Commentary

More fines to Mexico for anti-gay chant -- but is that enough?

By Mike Woitalla
@MikeWoitalla

This week, FIFA took action against Mexico, as well as Argentina, Brazil, Chile, El Salvador, Honduras, Paraguay, Peru and Uruguay, for "homophobic chants by supporters."

The chant in question is the roar of “Eeeh … puto!” when a goalkeeper takes a goal kick, and in the USA we’re most familiar with its use by Mexican fans. In the latest round of sanctions, the Mexican federation [FMF] was fined $32,000. Mexico was also among the nations fined by FIFA in January and May for “homophobic chants.”

The FMF launched an anti-discrimination campaign, “Abrazados por el Fútbol” (“Embraced by Soccer”) last March, but every attempt to urge fans from stopping the chant -- which is often muted by U.S. Spanish-language broadcasters -- seems only to prompt fans to yell it with more vigor.

During the Copa America Centenario, hosted by the USA last summer, The New York Times ran an article headlined “In Wake of Orlando Shootings, Mexican Soccer Chant Offends Many,” which wrote of the word:

"Puto,' roughly translated as ‘male prostitute,’ is a slur often hurled at gay men in Mexico, but fans who chant it say they use it out of the more generalized meaning of ‘coward’ (or, in the adjective form, simply an unpleasant thing).”

Mexico coach Juan Carlos Osorio defended the chant (“It doesn’t hurt anyone”), as did his predecessor, Miguel Herrera (“It’s not that bad”).

The Times article quoted Mexican Enrique Torre Molina, campaign manager at All Out, an international gay rights organization:

“The whole point is that the choice of this word is absolutely linked to a negative, homophobic meaning. ‘Puto’ is the word many gay men have been called in school or even by family members to mock us or put us down. ‘Puto’ is the word many gay men hear as they’re being beaten, sometimes to death, in the daily homophobic crimes committed in Latin America.”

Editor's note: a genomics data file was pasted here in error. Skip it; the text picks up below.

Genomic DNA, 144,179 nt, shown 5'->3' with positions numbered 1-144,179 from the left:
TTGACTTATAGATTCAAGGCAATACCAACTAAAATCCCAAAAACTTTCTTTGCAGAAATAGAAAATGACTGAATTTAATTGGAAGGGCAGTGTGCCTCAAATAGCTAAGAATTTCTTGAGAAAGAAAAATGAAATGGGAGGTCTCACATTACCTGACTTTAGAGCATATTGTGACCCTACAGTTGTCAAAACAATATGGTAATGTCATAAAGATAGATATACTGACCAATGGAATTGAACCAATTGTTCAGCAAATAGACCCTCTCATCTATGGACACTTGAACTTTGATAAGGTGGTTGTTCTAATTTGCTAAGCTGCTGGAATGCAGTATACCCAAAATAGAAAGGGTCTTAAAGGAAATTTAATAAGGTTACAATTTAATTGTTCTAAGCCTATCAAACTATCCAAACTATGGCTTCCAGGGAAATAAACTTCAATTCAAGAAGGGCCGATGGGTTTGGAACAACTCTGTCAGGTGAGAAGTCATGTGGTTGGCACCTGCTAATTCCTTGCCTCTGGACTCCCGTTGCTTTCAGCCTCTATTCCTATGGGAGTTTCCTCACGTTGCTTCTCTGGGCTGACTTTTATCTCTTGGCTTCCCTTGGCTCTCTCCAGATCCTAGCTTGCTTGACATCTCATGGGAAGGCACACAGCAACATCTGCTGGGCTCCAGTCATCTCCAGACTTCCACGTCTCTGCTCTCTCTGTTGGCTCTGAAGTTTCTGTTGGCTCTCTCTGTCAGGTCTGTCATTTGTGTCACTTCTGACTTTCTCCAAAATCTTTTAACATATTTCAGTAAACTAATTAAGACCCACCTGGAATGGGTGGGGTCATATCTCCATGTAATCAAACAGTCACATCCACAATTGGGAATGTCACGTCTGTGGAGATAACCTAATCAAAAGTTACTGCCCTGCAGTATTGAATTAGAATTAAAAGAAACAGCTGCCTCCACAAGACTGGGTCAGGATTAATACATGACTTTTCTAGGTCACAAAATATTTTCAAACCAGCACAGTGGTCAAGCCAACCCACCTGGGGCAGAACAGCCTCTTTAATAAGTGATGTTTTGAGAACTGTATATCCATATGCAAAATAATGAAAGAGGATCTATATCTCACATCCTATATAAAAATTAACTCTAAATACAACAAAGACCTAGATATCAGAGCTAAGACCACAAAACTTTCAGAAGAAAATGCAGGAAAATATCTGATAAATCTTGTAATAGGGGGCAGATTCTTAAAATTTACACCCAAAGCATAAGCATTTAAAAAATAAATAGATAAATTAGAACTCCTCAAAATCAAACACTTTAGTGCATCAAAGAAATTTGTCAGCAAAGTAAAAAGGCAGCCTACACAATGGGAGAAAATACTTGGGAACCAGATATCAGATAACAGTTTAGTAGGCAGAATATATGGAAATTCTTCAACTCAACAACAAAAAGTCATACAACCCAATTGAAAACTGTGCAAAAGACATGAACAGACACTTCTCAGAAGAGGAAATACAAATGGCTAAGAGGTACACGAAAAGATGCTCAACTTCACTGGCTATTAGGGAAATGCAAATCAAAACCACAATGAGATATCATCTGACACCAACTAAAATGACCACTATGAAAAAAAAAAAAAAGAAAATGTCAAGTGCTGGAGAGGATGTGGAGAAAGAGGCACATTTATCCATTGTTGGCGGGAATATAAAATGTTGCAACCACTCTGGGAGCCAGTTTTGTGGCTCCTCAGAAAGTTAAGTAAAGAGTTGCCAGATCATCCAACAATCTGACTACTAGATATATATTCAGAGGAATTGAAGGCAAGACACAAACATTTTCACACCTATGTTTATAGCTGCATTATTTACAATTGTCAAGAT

Two years ago, I asked legendary Mexican striker and former El Tri coach Hugo Sanchez about the chant and he said, “They should use a different word.”

Current Mexico midfielder Jonathan dos Santos, after the latest fine, said, "Something has to be done about it,” but added it "has always been done without offending anyone."

Mexican writer and journalist Juan Villoro said, "It's a big deal because the chant is certainly an atrocity. It's not a chant Mexicans should be proud of; it is clearly homophobic."

Mexico News Daily, in covering the latest fines and sourcing La Afición Milenio, wrote: “Puto is Spanish for male prostitute and is a word that is also used also as a derisive term to describe homosexuals, cowards and traitors in some Latin American countries.”

I’ve spoken to many Mexican-American fans about it and find it interesting how emphatically they defend its use. Before the Mexico-Chile game at Levi’s Stadium in Santa Clara, a fan who had flown to the game from San Diego, said, “It’s like our national anthem.” Other fans said it was a tradition they weren’t about to abandon and claimed the word isn’t anti-gay.

Now the FMF, which seemed to be trying to discourage the chant, announced it’s appealing the latest fine: “In the specific context, the chant is not discriminatory,” said Mexican federation secretary general Guillermo Cantu.

Monica Trasandes, the director of Spanish-language media at LGBT group GLAAD, told The Advocate, it is a "difficult subject for some people, who truly feel the chant is not meant in an offensive way in that context.

"Something we work hard to explain is that the intention of the user is not what’s most relevant, but the word’s history and its power. That word is used as an anti-gay slur every day in Mexico and Latin America, and so hearing a whole stadium full of people shout it is incredibly painful for many Latinx LGBTQ people and has to stop."